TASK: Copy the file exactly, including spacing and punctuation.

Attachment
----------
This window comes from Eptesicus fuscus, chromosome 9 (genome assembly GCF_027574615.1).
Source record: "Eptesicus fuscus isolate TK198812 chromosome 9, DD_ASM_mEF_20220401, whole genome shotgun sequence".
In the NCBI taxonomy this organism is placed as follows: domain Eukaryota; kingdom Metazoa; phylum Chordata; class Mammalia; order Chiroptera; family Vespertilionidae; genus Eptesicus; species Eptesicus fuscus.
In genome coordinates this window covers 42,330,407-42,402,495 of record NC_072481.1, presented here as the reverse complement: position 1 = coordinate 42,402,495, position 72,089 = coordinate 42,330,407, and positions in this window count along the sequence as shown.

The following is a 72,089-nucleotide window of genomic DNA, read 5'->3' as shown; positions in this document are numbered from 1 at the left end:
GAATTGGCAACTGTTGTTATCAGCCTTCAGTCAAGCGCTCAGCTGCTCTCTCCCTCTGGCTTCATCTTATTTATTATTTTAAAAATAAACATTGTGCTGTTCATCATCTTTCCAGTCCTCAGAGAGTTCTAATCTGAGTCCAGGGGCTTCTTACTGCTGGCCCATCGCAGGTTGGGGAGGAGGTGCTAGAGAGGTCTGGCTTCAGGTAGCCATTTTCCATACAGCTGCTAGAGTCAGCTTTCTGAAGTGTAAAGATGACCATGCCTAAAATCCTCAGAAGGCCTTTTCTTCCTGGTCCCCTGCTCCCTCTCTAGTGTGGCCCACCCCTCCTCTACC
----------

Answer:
This window comes from Eptesicus fuscus, chromosome 9 (genome assembly GCF_027574615.1).
Source record: "Eptesicus fuscus isolate TK198812 chromosome 9, DD_ASM_mEF_20220401, whole genome shotgun sequence".
In the NCBI taxonomy this organism is placed as follows: domain Eukaryota; kingdom Metazoa; phylum Chordata; class Mammalia; order Chiroptera; family Vespertilionidae; genus Eptesicus; species Eptesicus fuscus.
In genome coordinates this window covers 42,330,407-42,402,495 of record NC_072481.1, presented here as the reverse complement: position 1 = coordinate 42,402,495, position 72,089 = coordinate 42,330,407, and positions in this window count along the sequence as shown.

The following is a 72,089-nucleotide window of genomic DNA, read 5'->3' as shown; positions in this document are numbered from 1 at the left end:
GAATTGGCAACTGTTGTTATCAGCCTTCAGTCAAGCGCTCAGCTGCTCTCTCCCTCTGGCTTCATCTTATTTATTATTTTAAAAATAAACATTGTGCTGTTCATCATCTTTCCAGTCCTCAGAGAGTTCTAATCTGAGTCCAGGGGCTTCTTACTGCTGGCCCATCGCAGGTTGGGGAGGAGGTGCTAGAGAGGTCTGGCTTCAGGTAGCCATTTTCCATACAGCTGCTAGAGTCAGCTTTCTGAAGTGTAAAGATGACCATGCCTAAAATCCTCAGAAGGCCTTTTCTTCCTGGTCCCCTGCTCCCTCTCTAGTGTGGCCCACCCCTCCTCTACC